Appeals court: Resentence Wafer in teen’s porch slaying
The Dearborn Heights homeowner convicted of shooting a teenager to death as she stood on his front porch should get a new hearing on his sentence, the Michigan Court of Appeals announced Wednesday.
A three-judge panel of the court ruled Wayne Circuit Judge Dana Hathaway erred in ruling she could not “go below the (sentencing) guidelines” when she sentenced Theodore Wafer in August 2014.
The court did uphold Wafer’s conviction, however, of second-degree murder, manslaughter and the use of a firearm in the commission of a felony in the shooting of unarmed 19-year-old Renisha McBride, a stranded motorist knocking at his door in the early morning of Nov. 2, 2013.
“Because the trial court’s compulsory adherence to the guidelines range was erroneous, in keeping with (case law) we remand for ... proceedings,” according to the opinion by judges Cynthia Stephens, Joel Hoekstra and Deborah Servitto.
Wafer, a former airport maintenance worker, is serving his sentence in the Alger Correctional Facility in Munising in the Upper Peninsula. He was given 15-30 years in prison for the murder count and 7-15 years for the manslaughter charge. He also received a mandatory two-year consecutive sentence on a felony firearm charge.
Wayne County Prosecutor’s Office spokeswoman Maria Miller said Wednesday “We’re pleased that the conviction was affirmed.”
McBride’s aunt, Bernita Spinks, blasted Wafer’s appeal and the court’s ruling saying he doesn’t deserve any more hearings. Spinks said Wafer is doing less time than others who have been convicted of murder.
“Here’s a murderer who has only served two years in prison asking for an appeal,” she said. “He should have gotten the death penalty. In another state he would have.”
Spinks added: “My niece is dead. He’s still alive. He took a baby’s life. (Renisha) was not out to harm anybody.”
The judges also rejected Wafer’s appeal of his argument claiming double jeopardy on his murder and manslaughter convictions for the same offense.
“Indeed, while defendant frames his argument as one involving double jeopardy principles, in actuality his complaint is that the jury reached inconsistent verdicts insofar as it convicted him of both second-degree murder requiring malice and statutory involuntary manslaughter, ... which must be committed without malice. ... this claim of inconsistency does not amount to a double jeopardy violation.”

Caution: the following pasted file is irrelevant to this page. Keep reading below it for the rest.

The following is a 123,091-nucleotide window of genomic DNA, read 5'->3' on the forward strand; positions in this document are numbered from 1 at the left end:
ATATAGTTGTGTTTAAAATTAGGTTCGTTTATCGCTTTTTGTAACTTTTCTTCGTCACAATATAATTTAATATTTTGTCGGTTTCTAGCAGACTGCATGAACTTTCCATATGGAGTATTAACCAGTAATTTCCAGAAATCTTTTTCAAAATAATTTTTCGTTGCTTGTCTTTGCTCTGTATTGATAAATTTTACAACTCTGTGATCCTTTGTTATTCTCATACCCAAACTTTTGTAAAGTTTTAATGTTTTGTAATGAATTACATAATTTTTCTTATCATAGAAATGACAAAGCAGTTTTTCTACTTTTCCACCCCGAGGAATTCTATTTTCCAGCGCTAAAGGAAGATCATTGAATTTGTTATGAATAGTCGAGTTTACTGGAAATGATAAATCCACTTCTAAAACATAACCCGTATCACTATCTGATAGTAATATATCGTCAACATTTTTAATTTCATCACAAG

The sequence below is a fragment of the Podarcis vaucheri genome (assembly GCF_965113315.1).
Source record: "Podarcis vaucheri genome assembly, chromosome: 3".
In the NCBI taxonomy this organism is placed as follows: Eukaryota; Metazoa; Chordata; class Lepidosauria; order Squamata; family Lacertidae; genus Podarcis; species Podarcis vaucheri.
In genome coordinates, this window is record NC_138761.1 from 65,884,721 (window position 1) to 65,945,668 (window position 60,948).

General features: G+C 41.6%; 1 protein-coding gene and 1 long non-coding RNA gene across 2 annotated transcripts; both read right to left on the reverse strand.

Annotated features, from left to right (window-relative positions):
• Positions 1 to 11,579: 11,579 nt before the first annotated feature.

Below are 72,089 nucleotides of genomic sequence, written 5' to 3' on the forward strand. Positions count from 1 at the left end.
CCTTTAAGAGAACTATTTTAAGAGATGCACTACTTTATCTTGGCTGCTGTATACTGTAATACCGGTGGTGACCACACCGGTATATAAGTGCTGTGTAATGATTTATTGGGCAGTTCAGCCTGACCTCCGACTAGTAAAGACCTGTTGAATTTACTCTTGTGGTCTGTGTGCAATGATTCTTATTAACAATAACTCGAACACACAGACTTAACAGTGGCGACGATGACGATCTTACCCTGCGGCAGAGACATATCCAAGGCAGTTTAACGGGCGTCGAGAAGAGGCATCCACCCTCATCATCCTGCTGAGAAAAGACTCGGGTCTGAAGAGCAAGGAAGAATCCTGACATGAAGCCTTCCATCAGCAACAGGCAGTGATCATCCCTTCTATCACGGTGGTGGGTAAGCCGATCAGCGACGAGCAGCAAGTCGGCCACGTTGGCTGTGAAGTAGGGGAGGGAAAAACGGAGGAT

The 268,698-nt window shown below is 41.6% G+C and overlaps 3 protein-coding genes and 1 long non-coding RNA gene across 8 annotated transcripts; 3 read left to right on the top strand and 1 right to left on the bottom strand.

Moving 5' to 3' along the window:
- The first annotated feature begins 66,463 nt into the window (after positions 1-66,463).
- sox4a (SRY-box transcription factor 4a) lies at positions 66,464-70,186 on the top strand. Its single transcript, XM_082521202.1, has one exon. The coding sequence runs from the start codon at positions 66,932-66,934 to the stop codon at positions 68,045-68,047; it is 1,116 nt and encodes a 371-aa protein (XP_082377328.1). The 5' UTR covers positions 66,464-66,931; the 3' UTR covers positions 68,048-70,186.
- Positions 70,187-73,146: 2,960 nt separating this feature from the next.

The judges added the Michigan Legislature is not always clear on the question of allowing multiple punishments and when it is not, Michigan courts are left to apply “abstract legal elements.”
Servitto dissented, writing, “Given the (Michigan) Legislature’s awareness of the requisite element of malice for second degree murder and its express exclusion of a malice element in the manslaughter statute, I would find that the Legislature expressed a clear intent ... to prohibit multiple punishments for these two crimes.
“Defendant’s convictions of and punishments for both second degree murder and manslaughter in the death of one person thus violated the multiple punishments strand of double jeopardy.”
Wafer will not be required to attend the proceedings when the court makes its decision on whether to resentence him, but if he is resentenced, he is required by law to be in the courtroom.
The legal grounds for sending the case back to the trial court is partly based on a Michigan Supreme Court ruling, People v. Lockridge, allowing a defendant to appeal sentencing guidelines citing factors not accounted for in scoring them.
Prosecutors and the teen’s relatives believe McBride was seeking help after a single-car accident less than a mile away from Wafer’s home.
Wafer, 55, said he feared for his life and thought McBride, who was intoxicated at the time, was an intruder trying to break into his home when he opened his front door and shot her in the face through a screen door.
McBride’s family received an undisclosed financial settlement in the teen’s death. The court sealed details of the agreement.
Wafer took the witness stand during his trial for the fatal shooting of McBride, saying he thinks about the shooting often.
“So devastating,” he testified. “This poor girl. She had her whole life in front of her. I took that from her. I only wish that I could take this horrible tragedy back.”